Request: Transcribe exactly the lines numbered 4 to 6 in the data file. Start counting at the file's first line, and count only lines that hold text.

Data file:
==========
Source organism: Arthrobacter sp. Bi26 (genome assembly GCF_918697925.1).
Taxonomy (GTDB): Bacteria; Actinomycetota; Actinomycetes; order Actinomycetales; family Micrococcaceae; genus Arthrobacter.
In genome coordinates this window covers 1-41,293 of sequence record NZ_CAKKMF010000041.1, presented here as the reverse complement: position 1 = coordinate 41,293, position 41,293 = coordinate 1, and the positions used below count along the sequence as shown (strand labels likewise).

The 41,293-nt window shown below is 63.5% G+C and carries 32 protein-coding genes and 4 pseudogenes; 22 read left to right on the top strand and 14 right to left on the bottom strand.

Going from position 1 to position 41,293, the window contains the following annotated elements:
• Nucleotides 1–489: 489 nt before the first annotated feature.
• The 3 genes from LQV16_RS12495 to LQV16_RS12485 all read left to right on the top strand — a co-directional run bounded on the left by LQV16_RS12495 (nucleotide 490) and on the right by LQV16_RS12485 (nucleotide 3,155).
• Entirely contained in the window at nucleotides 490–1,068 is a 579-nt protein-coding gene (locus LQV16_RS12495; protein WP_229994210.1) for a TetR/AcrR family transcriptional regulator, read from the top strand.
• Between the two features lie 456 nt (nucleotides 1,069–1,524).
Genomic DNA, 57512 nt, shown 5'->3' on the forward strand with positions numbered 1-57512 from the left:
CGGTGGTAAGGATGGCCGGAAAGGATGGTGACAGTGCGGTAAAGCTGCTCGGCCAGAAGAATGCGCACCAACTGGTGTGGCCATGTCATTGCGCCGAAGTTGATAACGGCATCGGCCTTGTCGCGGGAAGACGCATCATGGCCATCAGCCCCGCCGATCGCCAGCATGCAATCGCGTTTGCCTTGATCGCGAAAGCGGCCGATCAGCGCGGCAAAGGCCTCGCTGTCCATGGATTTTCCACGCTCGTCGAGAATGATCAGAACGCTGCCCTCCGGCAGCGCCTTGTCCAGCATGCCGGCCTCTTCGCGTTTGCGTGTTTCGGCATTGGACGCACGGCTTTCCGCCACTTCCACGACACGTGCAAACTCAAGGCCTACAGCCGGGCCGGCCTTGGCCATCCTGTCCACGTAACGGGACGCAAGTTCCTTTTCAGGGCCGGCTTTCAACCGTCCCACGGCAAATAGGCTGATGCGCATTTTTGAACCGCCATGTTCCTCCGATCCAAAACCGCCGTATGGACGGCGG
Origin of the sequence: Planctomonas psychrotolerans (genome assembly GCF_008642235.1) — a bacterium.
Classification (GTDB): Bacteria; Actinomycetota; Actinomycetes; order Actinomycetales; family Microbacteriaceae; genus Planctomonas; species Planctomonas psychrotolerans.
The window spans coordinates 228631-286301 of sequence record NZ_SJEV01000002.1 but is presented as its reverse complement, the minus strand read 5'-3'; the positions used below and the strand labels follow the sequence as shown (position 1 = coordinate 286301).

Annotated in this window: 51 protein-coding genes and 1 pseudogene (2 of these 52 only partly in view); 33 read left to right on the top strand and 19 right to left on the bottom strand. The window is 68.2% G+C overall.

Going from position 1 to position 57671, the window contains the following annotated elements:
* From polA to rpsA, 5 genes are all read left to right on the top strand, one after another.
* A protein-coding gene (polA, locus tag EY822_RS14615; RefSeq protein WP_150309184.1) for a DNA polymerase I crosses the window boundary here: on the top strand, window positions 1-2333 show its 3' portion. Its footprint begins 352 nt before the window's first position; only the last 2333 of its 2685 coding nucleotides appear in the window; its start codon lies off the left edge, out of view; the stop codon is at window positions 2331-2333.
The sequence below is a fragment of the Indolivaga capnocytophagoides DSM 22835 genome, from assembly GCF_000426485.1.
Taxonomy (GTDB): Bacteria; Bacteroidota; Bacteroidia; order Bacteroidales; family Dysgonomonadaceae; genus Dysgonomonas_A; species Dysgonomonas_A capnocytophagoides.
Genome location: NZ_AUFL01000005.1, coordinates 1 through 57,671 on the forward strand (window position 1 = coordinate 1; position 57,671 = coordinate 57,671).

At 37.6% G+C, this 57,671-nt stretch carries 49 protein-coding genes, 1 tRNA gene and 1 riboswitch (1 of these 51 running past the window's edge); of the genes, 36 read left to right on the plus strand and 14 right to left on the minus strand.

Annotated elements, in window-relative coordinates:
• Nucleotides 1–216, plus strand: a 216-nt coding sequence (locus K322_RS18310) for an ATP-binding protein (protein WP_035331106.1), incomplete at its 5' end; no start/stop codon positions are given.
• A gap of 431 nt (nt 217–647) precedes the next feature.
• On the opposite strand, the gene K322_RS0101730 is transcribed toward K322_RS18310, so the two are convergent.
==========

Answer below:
The 41,293-nt window shown below is 63.5% G+C and carries 32 protein-coding genes and 4 pseudogenes; 22 read left to right on the top strand and 14 right to left on the bottom strand.

Going from position 1 to position 41,293, the window contains the following annotated elements:
• Nucleotides 1–489: 489 nt before the first annotated feature.